Obesity is a major risk factor for chronic disease and new pathways for understanding and targeting obesity are needed. Recently, the identification of functional brown fat in adults has revived the idea that increased heat production in the mitochondria of brown fat could help prevent obesity. Furthermore, the distinction between white fat and brown fat may not be absolute. White fat depots can be induced to express substantial proportions of brown adipocytes. Both stimulation of heat production by existing brown fat, and "browning" of the white fat, are controlled by ?3-adrenergic stimulation. The ?-arrestins are major regulators of cellular ?-adrenergic signaling. In response to agonist, receptor signaling rapidly diminishes with time due to binding of the ?-arrestins. ?-arrestins bind to active receptor and cause desensitization by receptor ubiquitination and endosomal recycling. However, the beta-arrestins are part of a larger family of proteins that contain an arrestin-like structure. The other subfamily of arrestin-like proteins known as the "alpha arrestins". In humans, the alpha-arrestins include the best studied member, thioredoxin- interacting protein (TXNIP), and five other proteins with as yet unclear functions. TXNIP has important metabolic actions: it is a glucose sensor that inhibits glucose uptake but its mechanism of action is unclear. This ancient family of proteins may be fundamentally important for receptor signaling and metabolic functions. The Lee lab has identified one of these alpha-arrestins, ARRDC3, as a factor resulting resistance to obesity through increased energy expenditure when knocked down in mice. Very recent data from Nabhan et al. have revealed that ARRDC3, much like the ?-arrestins, binds to ?-adrenergic receptors and marks them for ubiquitination and recycling. Our most recent preliminary data further suggest that ARRDC3 regulates obesity specifically through its actions in fat since isolated white adipose tissue from ARRDC3-null mice has increased lipolysis and increased expression of Ucp1 relative to wild-type littermates. This proposal aims to define the mechanisms by which ARRDC3 regulates obesity. I will first investigating the role that ARRDC3 plays in regulating ?3-adrenergic receptor signaling. Specifically, I will use both overexpression and loss of expression and a mutagenesis study to examine the effect of ARRDC3 on cAMP and p38 MAPK signaling in response to ?3-specific agonist. I will then carry out an in vivo study to investigate if ARRDC3 is a novel regulator of adiposity and energy expenditure through ?-adrenergic activation of white adipose tissue. Specifically, I will use mice with tissue-specific gene deletion of Arrdc3 in white adipose tissue, and measure adiposity and energy expenditure in a diet-induced obesity model. The insights from the proposed research are critically important to the design of successful treatments and preventative measures against obesity.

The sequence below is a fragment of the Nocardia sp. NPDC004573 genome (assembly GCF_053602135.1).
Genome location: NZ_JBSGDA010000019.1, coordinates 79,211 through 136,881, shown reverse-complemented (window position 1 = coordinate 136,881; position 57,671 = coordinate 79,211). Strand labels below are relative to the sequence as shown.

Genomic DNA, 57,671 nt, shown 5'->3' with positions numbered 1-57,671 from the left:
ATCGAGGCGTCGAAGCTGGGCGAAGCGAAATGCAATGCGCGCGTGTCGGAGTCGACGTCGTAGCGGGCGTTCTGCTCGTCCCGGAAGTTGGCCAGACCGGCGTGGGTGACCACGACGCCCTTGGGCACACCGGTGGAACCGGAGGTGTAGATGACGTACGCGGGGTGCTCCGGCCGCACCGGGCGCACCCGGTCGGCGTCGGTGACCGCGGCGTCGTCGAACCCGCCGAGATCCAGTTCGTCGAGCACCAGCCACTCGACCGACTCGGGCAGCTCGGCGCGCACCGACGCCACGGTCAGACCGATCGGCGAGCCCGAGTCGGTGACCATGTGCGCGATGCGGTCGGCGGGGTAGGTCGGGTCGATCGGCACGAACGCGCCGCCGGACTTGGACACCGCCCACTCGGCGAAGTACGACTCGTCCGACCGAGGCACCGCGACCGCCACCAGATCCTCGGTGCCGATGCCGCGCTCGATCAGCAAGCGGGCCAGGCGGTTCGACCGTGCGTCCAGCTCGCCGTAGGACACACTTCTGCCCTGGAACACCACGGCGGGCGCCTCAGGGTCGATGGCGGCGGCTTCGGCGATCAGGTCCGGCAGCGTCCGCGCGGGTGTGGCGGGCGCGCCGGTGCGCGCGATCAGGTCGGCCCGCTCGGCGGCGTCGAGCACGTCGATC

Public Health Relevance

Development of therapies to treat and prevent obesity are currently impeded by a lack of understanding of mechanisms involved in development of the disease. The proposed research uses rigorous approached to investigate these mechanisms and may lead to the design of successful obesity therapies.

Agency
National Institute of Health (NIH)
Institute
National Institute of Diabetes and Digestive and Kidney Diseases (NIDDK)
Type
Postdoctoral Individual National Research Service Award (F32)
Project #
1F32DK098052-01A1
Application #
8456421
Study Section
Special Emphasis Panel (ZDK1-GRB-R (O1))
Program Officer
Castle, Arthur
Project Start
2013-02-01
Project End
2016-01-31
Budget Start
2013-02-01
Budget End
2014-01-31
Support Year
1
Fiscal Year
2013
Total Cost
$52,190
Indirect Cost
Name
Brigham and Women's Hospital
Department
Type
DUNS #
030811269
City
Boston
State
MA
Country
United States
Zip Code
02115